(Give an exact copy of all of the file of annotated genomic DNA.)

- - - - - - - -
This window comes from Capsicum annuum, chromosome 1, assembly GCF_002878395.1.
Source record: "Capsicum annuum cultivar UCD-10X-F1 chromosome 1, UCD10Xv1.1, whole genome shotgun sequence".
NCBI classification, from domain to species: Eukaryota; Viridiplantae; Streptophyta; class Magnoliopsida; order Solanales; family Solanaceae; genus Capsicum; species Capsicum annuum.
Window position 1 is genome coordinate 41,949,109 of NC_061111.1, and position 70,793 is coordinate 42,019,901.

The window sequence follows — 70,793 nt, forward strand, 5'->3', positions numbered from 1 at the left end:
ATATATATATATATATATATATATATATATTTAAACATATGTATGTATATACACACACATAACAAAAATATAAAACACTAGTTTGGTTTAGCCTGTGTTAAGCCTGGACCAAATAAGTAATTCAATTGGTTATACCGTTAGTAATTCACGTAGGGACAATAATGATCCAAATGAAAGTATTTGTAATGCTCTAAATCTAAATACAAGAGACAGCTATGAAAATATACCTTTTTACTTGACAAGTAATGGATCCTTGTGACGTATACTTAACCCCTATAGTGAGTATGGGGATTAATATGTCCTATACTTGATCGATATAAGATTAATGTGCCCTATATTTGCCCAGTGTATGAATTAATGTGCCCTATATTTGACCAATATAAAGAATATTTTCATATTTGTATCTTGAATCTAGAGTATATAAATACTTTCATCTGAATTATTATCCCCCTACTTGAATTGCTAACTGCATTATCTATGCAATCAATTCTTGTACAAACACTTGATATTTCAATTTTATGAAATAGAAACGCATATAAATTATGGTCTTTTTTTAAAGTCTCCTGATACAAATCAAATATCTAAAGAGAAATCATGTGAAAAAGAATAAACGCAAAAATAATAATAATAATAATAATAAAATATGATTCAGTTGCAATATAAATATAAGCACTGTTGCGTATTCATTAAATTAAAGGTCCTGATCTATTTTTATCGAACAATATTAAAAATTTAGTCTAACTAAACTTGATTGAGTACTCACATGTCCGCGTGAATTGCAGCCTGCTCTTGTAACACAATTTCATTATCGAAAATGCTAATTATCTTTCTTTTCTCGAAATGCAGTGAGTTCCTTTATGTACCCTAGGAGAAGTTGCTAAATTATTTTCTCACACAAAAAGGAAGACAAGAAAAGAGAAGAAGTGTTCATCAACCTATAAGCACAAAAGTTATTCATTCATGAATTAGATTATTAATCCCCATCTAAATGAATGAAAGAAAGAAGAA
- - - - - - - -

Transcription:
This window comes from Capsicum annuum, chromosome 1, assembly GCF_002878395.1.
Source record: "Capsicum annuum cultivar UCD-10X-F1 chromosome 1, UCD10Xv1.1, whole genome shotgun sequence".
NCBI classification, from domain to species: Eukaryota; Viridiplantae; Streptophyta; class Magnoliopsida; order Solanales; family Solanaceae; genus Capsicum; species Capsicum annuum.
Window position 1 is genome coordinate 41,949,109 of NC_061111.1, and position 70,793 is coordinate 42,019,901.

The window sequence follows — 70,793 nt, forward strand, 5'->3', positions numbered from 1 at the left end:
ATATATATATATATATATATATATATATATTTAAACATATGTATGTATATACACACACATAACAAAAATATAAAACACTAGTTTGGTTTAGCCTGTGTTAAGCCTGGACCAAATAAGTAATTCAATTGGTTATACCGTTAGTAATTCACGTAGGGACAATAATGATCCAAATGAAAGTATTTGTAATGCTCTAAATCTAAATACAAGAGACAGCTATGAAAATATACCTTTTTACTTGACAAGTAATGGATCCTTGTGACGTATACTTAACCCCTATAGTGAGTATGGGGATTAATATGTCCTATACTTGATCGATATAAGATTAATGTGCCCTATATTTGCCCAGTGTATGAATTAATGTGCCCTATATTTGACCAATATAAAGAATATTTTCATATTTGTATCTTGAATCTAGAGTATATAAATACTTTCATCTGAATTATTATCCCCCTACTTGAATTGCTAACTGCATTATCTATGCAATCAATTCTTGTACAAACACTTGATATTTCAATTTTATGAAATAGAAACGCATATAAATTATGGTCTTTTTTTAAAGTCTCCTGATACAAATCAAATATCTAAAGAGAAATCATGTGAAAAAGAATAAACGCAAAAATAATAATAATAATAATAATAAAATATGATTCAGTTGCAATATAAATATAAGCACTGTTGCGTATTCATTAAATTAAAGGTCCTGATCTATTTTTATCGAACAATATTAAAAATTTAGTCTAACTAAACTTGATTGAGTACTCACATGTCCGCGTGAATTGCAGCCTGCTCTTGTAACACAATTTCATTATCGAAAATGCTAATTATCTTTCTTTTCTCGAAATGCAGTGAGTTCCTTTATGTACCCTAGGAGAAGTTGCTAAATTATTTTCTCACACAAAAAGGAAGACAAGAAAAGAGAAGAAGTGTTCATCAACCTATAAGCACAAAAGTTATTCATTCATGAATTAGATTATTAATCCCCATCTAAATGAATGAAAGAAAGAAGAA